On or about 15 March 1971 counsel for defendant moved in writing before Judge Cohoon that the solicitor be directed to furnish defendant's attorney a list of all witnesses whom the State intended to produce at defendant's trial. Judge Cohoon, after ascertaining that the solicitor had no objection to furnishing the names of the persons the State then proposed to call as witnesses, orally directed that he give defendant the requested information. Deputy Sheriff Garris immediately prepared and delivered to defendant's attorney a handwritten light which omitted the names, of Mrs. Stocks, Mrs. Barfield, Mrs. Moore, and Mrs. Croombs.

At the beginning of the trial the State called Mrs. Stocks as its first witness. Defendant moved to suppress her testimony and that of any other person called whose name had not been on the list. After hearing the motion, Judge Godwin entered an order in which he found, in addition to the facts set out in the preceding paragraph, that the State now proposed to call enter alia, Mesdames Stocks, Barfield, Moore and Croombs, that defendant's motion before Judge Cohoon was not made under G.S. 8-74; that the State's failure to furnish defendant with the name of every person sworn as a witness when the case was called for trial, and whose testimony it then proposed to use, had not prevented defendant from making full and proper preparation for his trial. Whereupon he denied defendant's motion to suppress, and thereafter the four women above named testified. Defendant excepted but did not move to continue the case.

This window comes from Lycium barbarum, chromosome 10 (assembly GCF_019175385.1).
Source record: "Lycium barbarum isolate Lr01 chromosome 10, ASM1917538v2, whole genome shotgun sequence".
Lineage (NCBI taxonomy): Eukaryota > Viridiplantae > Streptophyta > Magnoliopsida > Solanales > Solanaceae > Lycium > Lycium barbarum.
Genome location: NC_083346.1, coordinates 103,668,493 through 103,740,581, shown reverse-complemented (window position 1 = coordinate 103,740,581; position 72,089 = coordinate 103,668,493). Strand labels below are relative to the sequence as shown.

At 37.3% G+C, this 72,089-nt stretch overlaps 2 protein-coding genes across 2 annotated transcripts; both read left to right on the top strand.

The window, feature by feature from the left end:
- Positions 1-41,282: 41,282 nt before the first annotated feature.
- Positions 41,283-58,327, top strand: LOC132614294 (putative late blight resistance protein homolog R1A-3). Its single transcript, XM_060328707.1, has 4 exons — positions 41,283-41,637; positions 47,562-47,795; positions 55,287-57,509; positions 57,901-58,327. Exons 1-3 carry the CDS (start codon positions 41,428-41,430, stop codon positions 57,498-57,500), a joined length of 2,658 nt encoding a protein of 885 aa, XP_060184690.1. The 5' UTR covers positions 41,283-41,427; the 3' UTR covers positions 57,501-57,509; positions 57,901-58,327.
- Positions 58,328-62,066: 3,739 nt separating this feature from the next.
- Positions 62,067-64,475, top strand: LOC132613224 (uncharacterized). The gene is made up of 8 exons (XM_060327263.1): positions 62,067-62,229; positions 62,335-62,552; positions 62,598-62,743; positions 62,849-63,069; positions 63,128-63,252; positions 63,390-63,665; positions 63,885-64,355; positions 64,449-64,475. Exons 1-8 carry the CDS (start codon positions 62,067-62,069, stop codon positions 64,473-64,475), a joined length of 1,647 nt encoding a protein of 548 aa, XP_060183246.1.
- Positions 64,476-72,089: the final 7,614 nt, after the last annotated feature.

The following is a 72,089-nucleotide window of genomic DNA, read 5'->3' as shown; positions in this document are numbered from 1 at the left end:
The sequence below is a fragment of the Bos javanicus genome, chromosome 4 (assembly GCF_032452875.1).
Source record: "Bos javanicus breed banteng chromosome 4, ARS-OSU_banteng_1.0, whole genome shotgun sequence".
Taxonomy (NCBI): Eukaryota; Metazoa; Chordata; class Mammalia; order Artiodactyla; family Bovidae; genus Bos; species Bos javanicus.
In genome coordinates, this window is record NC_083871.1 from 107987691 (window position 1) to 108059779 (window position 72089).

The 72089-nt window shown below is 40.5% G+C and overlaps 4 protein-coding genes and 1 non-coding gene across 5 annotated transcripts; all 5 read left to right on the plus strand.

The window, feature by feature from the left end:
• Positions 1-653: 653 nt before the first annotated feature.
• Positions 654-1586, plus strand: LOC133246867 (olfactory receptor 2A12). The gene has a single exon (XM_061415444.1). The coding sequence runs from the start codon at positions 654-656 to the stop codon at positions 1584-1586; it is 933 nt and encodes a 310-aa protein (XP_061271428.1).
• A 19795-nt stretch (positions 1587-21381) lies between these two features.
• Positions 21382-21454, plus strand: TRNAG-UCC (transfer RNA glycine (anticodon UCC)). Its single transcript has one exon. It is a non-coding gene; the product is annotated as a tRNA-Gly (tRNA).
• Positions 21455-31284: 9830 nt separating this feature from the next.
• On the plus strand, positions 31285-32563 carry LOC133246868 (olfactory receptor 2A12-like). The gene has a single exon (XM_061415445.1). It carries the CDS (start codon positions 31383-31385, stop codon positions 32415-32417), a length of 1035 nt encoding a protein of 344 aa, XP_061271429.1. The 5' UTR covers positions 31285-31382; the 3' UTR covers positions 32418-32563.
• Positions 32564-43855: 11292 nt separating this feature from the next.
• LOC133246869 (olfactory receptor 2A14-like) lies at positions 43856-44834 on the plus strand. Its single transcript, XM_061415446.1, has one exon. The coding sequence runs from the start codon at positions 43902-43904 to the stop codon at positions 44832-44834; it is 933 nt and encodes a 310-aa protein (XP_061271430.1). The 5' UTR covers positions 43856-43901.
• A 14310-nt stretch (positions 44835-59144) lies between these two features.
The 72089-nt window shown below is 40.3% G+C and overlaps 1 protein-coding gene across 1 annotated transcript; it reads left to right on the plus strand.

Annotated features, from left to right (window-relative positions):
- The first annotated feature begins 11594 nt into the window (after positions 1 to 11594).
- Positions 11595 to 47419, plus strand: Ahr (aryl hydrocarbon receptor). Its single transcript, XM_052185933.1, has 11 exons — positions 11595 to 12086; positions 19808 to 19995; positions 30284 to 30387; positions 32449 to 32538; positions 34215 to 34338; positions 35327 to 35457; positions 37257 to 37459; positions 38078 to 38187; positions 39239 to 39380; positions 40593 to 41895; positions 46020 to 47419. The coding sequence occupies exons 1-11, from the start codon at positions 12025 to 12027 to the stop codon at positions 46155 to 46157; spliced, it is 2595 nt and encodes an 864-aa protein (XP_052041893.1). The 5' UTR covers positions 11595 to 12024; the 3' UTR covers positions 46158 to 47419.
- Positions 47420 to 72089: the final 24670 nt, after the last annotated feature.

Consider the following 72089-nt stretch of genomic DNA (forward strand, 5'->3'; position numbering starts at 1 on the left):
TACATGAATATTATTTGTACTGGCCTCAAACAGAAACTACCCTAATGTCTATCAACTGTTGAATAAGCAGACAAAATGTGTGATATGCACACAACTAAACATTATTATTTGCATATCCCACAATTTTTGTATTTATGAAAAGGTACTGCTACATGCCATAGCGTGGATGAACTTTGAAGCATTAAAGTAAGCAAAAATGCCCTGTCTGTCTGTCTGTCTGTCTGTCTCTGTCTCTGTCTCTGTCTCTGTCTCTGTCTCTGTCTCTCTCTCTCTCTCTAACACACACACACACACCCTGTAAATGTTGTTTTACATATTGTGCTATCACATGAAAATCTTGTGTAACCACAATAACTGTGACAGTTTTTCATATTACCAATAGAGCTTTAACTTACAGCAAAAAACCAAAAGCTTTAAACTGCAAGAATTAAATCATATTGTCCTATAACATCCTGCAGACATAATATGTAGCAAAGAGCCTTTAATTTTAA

"The common law recognized no right of discovery in criminal cases." State v. Goldberg, 261 N.C. 181, 191, 134 S.E.2d 334, 340 (1964). In the absence of a statute requiring the State to furnish it, the defendant in a criminal case is not entitled to a list of the State's witnesses who are to testify against him. McDaniel v. State, 191 Miss. 854, 4 So.2d 355 (1941); Padgett v. State, 64 Fla. 389, 59 So. 946 (1912); State v. Matejousky, 22 S.D. 30, 115 N.W. 96 (1908); 21 Am. Jur.2d Criminal Law 328 (1965); 16 C.J.S. Criminal Law 2030 (1938). There is no such statute in this State.

Defendant, however, claims that G.S. 8-74 gives, him the right to a list of the State's witnesses. This statute, however provides for taking the deposition of an incapacitated defense witness, "whose name must be given" to the court. Patently this section has no application to defendant's motion.